Around 2018, the 36-hole Kenwood Country Club (since 1930; Cincinnati, Ohio) decided to renovate the golden-age layout of Kendale Course.
Fry/Straka Global Golf Course Design won the assignment. The renovation started in August 2019. Originally they planned to reopen the course in late spring of 2020.
Members enjoyed some limited play in the fall of 2020, but June 2021 has been slated for an official reopening.
Fortunately, we don’t have to wait long yet because the Kendale Course will reopen in June.
Fry/Straka was briefed to restore the club’s original Bill Diddel design with consideration for today’s golfing and maintenance technology. It means:
- Greens will be restored to original size and contours but will be softened to also capture original pin positions rendered unusable by today’s green speeds.
- Restoration of bunkers and widening of fairways to recapture original widths.
- Considerable tree management will be undertaken with an emphasis on improved drainage throughout the property.
Wadsworth Golf Construction and All Green Irrigation have been selected to build the Fry/Straka – Mike Kuhn (irrigation) improvements.
Straka expanded all 18 putting surfaces to their original dimensions, after first using LIDAR technology to map the original contours, down to 1/10th of an inch.
Then, using Diddel’s original greens drawings, he proportionally adapted those steeper contours to work with modern green speeds.
Yet the most critical agronomic/aesthetic improvement at Kenwood Country Club likely stems from Straka’s removal of more than 1,000 sweetgums, oak and spruce trees.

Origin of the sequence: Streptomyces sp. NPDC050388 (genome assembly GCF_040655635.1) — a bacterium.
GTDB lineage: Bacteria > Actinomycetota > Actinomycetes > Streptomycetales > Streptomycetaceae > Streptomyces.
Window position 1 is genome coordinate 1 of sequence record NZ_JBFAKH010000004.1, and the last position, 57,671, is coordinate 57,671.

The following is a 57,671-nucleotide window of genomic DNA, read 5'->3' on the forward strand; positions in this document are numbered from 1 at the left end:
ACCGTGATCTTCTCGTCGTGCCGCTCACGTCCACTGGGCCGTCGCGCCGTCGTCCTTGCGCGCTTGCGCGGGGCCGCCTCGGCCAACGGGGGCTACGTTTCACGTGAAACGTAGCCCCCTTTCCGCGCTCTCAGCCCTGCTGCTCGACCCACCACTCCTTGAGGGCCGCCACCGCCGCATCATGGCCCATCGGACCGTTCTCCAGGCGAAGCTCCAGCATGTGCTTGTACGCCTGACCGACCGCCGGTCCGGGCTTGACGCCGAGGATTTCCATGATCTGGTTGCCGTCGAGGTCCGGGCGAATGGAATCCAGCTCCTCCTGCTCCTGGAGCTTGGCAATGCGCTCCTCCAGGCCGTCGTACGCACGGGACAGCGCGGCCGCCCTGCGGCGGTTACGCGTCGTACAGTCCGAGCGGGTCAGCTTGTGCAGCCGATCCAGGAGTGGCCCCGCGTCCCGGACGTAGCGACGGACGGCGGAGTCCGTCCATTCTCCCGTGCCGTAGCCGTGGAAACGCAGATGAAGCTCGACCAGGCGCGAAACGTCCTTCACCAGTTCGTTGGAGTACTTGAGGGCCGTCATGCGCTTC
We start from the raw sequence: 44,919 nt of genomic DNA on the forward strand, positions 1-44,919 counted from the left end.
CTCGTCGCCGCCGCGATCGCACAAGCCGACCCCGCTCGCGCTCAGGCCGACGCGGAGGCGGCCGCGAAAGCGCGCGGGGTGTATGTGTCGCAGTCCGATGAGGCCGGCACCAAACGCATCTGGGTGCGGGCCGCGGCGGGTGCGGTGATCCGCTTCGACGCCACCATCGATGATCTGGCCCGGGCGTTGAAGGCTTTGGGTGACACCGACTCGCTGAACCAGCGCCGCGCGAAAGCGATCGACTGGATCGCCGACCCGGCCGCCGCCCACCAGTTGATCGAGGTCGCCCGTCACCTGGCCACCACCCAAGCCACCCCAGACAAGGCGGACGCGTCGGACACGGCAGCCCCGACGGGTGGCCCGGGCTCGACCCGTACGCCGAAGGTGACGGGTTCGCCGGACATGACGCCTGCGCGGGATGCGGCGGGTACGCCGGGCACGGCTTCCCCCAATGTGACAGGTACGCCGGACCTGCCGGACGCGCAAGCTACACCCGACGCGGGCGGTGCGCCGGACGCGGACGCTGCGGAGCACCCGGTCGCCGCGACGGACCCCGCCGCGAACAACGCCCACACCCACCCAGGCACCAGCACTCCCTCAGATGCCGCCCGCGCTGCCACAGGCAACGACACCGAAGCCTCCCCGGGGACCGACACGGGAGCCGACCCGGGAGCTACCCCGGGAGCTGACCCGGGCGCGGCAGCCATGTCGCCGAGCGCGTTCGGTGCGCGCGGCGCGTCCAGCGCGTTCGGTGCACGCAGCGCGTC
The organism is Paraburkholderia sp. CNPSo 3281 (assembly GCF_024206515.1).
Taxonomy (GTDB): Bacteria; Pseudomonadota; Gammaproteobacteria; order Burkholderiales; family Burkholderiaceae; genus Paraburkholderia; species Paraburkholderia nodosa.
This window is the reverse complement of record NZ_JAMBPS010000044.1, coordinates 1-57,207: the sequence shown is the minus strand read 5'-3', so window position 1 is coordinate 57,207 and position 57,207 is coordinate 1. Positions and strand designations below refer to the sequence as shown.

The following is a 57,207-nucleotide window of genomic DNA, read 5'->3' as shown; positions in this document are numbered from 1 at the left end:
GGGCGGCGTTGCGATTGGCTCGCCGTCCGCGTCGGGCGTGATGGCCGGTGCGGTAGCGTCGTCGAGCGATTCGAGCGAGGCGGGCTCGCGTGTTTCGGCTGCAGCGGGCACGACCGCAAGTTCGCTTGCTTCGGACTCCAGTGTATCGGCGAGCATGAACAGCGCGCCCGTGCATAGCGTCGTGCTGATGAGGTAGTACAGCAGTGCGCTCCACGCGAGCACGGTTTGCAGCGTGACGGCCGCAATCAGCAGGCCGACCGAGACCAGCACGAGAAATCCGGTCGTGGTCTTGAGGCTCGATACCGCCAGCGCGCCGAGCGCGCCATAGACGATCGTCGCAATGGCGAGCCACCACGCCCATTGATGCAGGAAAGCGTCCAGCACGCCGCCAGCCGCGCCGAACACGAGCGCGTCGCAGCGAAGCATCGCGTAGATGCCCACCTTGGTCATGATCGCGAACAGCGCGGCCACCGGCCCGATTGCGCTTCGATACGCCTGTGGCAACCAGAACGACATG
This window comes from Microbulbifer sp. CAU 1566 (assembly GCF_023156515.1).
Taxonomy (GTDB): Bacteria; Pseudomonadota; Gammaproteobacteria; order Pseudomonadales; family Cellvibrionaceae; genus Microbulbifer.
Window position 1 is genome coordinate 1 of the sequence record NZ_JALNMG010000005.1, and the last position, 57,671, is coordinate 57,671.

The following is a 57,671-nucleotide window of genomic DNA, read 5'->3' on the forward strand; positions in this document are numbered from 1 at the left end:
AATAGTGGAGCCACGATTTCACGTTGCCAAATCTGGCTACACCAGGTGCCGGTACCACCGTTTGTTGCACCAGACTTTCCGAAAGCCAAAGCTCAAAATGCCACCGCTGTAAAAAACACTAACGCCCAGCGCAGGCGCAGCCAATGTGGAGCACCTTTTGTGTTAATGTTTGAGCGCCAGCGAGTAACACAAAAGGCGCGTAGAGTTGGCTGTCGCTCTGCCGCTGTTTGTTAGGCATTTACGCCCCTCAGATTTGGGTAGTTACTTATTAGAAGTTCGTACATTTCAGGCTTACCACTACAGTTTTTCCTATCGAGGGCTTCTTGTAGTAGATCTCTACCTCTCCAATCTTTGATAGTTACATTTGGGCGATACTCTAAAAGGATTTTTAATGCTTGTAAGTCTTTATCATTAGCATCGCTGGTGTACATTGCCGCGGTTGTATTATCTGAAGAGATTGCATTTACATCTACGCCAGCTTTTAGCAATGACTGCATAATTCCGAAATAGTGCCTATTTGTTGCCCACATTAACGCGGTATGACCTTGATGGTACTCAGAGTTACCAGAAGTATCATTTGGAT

This ever-proliferating forest had, over the course of 85 years, obstructed or otherwise compromised lines of play in ways Diddel never anticipated.
Kentwood Country Club – did you know?
Did you know Donald Ross was responsible for identifying the 341-acre property on which the club sits today? But Ross wasn’t hired to design the course.
The Kendale Course hosted the U.S. Amateur just three years post-opening, followed by the 1954 Western Open and the 1963 U.S. Women’s Open.
Diddel designed more than 250 courses across the Midwest, including
- the celebrated Woodland CC in Carmel, Indiana;
- The Northwood Club in Dallas, Texas, host of the 1952 U.S. Open; and
- The Summit Course, the original 18 at the Shanty Creek Resort in northern Michigan.
He was a founding member of the American Society of Golf Course Architects (ASGCA), in 1947 — and a member of the Indiana Basketball Hall of Fame.
Last year Kenwood Country Club hired Dylan Petrick as the new CEO. He replaced Kraig Kanitz, who retired as CEO after 18 years at the club.